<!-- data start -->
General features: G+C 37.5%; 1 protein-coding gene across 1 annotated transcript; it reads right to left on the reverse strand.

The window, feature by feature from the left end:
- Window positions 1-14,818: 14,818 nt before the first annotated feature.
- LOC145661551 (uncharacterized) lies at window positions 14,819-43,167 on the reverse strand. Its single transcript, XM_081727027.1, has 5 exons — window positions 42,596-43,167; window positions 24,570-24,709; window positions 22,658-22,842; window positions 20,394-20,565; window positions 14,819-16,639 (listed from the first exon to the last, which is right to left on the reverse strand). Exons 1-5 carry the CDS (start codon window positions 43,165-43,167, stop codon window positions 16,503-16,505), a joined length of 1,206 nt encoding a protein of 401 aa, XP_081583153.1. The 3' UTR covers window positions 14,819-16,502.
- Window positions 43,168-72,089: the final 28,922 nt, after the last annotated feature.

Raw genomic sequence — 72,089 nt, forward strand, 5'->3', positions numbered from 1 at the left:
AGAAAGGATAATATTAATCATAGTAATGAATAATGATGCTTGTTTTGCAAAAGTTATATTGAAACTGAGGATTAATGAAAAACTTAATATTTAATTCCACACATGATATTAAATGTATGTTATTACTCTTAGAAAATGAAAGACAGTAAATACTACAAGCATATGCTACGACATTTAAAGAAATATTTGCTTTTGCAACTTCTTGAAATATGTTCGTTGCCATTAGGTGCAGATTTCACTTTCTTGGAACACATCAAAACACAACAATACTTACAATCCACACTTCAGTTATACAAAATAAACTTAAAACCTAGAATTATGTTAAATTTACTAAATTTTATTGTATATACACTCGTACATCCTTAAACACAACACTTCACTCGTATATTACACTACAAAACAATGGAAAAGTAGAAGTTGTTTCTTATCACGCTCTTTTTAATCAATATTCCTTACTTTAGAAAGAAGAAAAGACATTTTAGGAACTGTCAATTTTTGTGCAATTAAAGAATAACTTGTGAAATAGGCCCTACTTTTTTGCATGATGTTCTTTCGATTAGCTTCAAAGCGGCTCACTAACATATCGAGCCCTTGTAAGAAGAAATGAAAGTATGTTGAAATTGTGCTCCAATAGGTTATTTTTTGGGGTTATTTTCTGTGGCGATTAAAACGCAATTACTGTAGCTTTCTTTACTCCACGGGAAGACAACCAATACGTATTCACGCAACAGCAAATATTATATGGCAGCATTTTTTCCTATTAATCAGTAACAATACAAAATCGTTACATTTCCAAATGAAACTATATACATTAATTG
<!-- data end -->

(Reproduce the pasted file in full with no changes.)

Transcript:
General features: G+C 37.5%; 1 protein-coding gene across 1 annotated transcript; it reads right to left on the reverse strand.

The window, feature by feature from the left end:
- Window positions 1-14,818: 14,818 nt before the first annotated feature.
- LOC145661551 (uncharacterized) lies at window positions 14,819-43,167 on the reverse strand. Its single transcript, XM_081727027.1, has 5 exons — window positions 42,596-43,167; window positions 24,570-24,709; window positions 22,658-22,842; window positions 20,394-20,565; window positions 14,819-16,639 (listed from the first exon to the last, which is right to left on the reverse strand). Exons 1-5 carry the CDS (start codon window positions 43,165-43,167, stop codon window positions 16,503-16,505), a joined length of 1,206 nt encoding a protein of 401 aa, XP_081583153.1. The 3' UTR covers window positions 14,819-16,502.
- Window positions 43,168-72,089: the final 28,922 nt, after the last annotated feature.

Raw genomic sequence — 72,089 nt, forward strand, 5'->3', positions numbered from 1 at the left:
AGAAAGGATAATATTAATCATAGTAATGAATAATGATGCTTGTTTTGCAAAAGTTATATTGAAACTGAGGATTAATGAAAAACTTAATATTTAATTCCACACATGATATTAAATGTATGTTATTACTCTTAGAAAATGAAAGACAGTAAATACTACAAGCATATGCTACGACATTTAAAGAAATATTTGCTTTTGCAACTTCTTGAAATATGTTCGTTGCCATTAGGTGCAGATTTCACTTTCTTGGAACACATCAAAACACAACAATACTTACAATCCACACTTCAGTTATACAAAATAAACTTAAAACCTAGAATTATGTTAAATTTACTAAATTTTATTGTATATACACTCGTACATCCTTAAACACAACACTTCACTCGTATATTACACTACAAAACAATGGAAAAGTAGAAGTTGTTTCTTATCACGCTCTTTTTAATCAATATTCCTTACTTTAGAAAGAAGAAAAGACATTTTAGGAACTGTCAATTTTTGTGCAATTAAAGAATAACTTGTGAAATAGGCCCTACTTTTTTGCATGATGTTCTTTCGATTAGCTTCAAAGCGGCTCACTAACATATCGAGCCCTTGTAAGAAGAAATGAAAGTATGTTGAAATTGTGCTCCAATAGGTTATTTTTTGGGGTTATTTTCTGTGGCGATTAAAACGCAATTACTGTAGCTTTCTTTACTCCACGGGAAGACAACCAATACGTATTCACGCAACAGCAAATATTATATGGCAGCATTTTTTCCTATTAATCAGTAACAATACAAAATCGTTACATTTCCAAATGAAACTATATACATTAATTG